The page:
Planning Permission for Orangeries

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Knowing your Permitted Development Rights as a homeowner can be confusing, though it is always important to know whether or not you need planning permission before installing a new orangery. We are a leading supplier and installer of orangeries across Dorset, Poole and Bournemouth. All of our high-quality orangeries are totally bespoke to suit your home and requirements and we will plan the entire process with you. Our Managing Director, Mark Swain, has experience completing bespoke builds for some of the biggest companies in the country. With his and our team of orangery experts’ combined knowledge, we know all you need to know about planning permission for orangeries.

For further information about our orangeries and installation, contact our team today on 01202536422.

Do I need planning permission for an orangery?

Technically, the answer is no, because orangeries are considered ‘permitted development’ and therefore do not require planning permission, as long as they adhere to certain conditions:

  • The width of the orangery must not exceed half of the original house size. ‘Original house’ refers to the house as it was originally built.
  • It doesn’t front or obstruct a public road.
  • The orangery must be single-story only, with no raised platforms, verandas or balconies.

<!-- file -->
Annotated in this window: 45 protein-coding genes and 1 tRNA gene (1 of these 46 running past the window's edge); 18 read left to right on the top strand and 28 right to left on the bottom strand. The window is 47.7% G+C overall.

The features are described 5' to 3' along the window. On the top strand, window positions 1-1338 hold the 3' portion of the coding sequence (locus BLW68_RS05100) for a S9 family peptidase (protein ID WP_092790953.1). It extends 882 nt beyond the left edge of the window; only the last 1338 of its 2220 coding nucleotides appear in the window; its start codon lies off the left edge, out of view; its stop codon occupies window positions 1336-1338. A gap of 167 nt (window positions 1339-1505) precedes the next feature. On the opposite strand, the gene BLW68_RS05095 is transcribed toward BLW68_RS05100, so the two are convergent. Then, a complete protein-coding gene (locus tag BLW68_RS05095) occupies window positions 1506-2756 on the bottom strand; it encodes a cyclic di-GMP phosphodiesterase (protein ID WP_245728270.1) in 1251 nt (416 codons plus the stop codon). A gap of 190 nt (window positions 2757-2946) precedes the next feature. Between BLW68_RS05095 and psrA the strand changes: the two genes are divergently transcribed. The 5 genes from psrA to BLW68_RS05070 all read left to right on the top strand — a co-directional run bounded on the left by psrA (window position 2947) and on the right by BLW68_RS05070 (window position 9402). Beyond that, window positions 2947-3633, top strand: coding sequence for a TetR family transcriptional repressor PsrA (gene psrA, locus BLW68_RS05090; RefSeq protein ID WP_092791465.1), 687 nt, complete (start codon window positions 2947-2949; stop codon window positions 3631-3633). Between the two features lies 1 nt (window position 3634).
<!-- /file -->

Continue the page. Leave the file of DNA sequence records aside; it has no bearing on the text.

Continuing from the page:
• No more than half of the land around the house can be covered by extensions. This included sheds and orangeries.
  • It cannot be higher than 4 metres.
  • A rear extension must not extend past the wall by more than 3m for an attached house and 4m for a detached house*.
  • If your home has been extended before in the past, you may need planning permission to build a orangery.
  • If your building is listed, you may need to seek extra planning permission.
  • The orangery cannot be higher than the eaves of your existing roof.

*Until 30 May 2019, rear extensions up to 6m for attached houses and up to 8m for detached houses will be permitted through The Neighbour Consultation Scheme. This involves informing your local authority who will then evaluate the possible impact on neighbours and consult with them. If your neighbours object to your extension, the local authority will have to evaluate this and make a decision.

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